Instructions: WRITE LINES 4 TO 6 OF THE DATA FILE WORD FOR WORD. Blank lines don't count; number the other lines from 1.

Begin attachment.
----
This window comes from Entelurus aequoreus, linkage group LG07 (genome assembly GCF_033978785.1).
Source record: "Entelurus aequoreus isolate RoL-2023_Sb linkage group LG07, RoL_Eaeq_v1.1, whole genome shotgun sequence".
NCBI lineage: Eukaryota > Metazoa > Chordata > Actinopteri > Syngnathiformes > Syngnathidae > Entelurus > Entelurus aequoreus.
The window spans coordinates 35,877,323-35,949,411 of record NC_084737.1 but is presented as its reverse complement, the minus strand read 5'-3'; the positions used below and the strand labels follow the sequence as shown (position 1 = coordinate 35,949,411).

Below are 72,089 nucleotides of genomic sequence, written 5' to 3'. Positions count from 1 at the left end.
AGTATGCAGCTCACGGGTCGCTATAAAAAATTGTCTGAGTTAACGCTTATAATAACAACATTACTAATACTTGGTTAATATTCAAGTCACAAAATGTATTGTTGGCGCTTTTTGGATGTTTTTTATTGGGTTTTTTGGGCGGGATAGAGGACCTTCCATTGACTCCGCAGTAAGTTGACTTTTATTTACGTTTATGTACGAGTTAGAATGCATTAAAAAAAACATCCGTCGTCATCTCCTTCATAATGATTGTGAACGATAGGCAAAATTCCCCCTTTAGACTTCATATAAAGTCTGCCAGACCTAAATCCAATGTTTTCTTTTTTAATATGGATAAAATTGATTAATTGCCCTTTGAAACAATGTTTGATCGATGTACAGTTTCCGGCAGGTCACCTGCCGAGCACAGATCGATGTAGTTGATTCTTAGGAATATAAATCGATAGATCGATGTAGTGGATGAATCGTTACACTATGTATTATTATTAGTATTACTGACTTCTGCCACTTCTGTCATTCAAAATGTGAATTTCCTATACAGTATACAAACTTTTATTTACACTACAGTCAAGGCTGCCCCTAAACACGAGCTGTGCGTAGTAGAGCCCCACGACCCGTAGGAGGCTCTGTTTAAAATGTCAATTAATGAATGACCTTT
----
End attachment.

The window spans coordinates 35,877,323-35,949,411 of record NC_084737.1 but is presented as its reverse complement, the minus strand read 5'-3'; the positions used below and the strand labels follow the sequence as shown (position 1 = coordinate 35,949,411).

Below are 72,089 nucleotides of genomic sequence, written 5' to 3'. Positions count from 1 at the left end.
AGTATGCAGCTCACGGGTCGCTATAAAAAATTGTCTGAGTTAACGCTTATAATAACAACATTACTAATACTTGGTTAATATTCAAGTCACAAAATGTATTGTTGGCGCTTTTTGGATGTTTTTTATTGGGTTTTTTGGGCGGGATAGAGGACCTTCCATTGACTCCGCAGTAAGTTGACTTTTATTTACGTTTATGTACGAGTTAGAATGCATTAAAAAAAACATCCGTCGTCATCTCCTTCATAATGATTGTGAACGATAGGCAAAATTCCCCCTTTAGACTTCATATAAAGTCTGCCAGACCTAAATCCAATGTTTTCTTTTTTAATATGGATAAAATTGATTAATTGCCCTTTGAAACAATGTTTGATCGATGTACAGTTTCCGGCAGGTCACCTGCCGAGCACAGATCGATGTAGTTGATTCTTAGGAATATAAATCGATAGATCGATGTAGTGGATGAATCGTTACACTATGTATTATTATTAGTATTACTGACTTCTGCCACTTCTGTCATTCAAAATGTGAATTTCCTATACAGTATACAAACTTTTATTTACACTACAGTCAAGGCTGCCCCTAAACACGAGCTGTGCGTAGTAGAGCCCCACGACCCGTAGGAGGCTCTGTTTAAAATGTCAATTAATGAATGACCTTT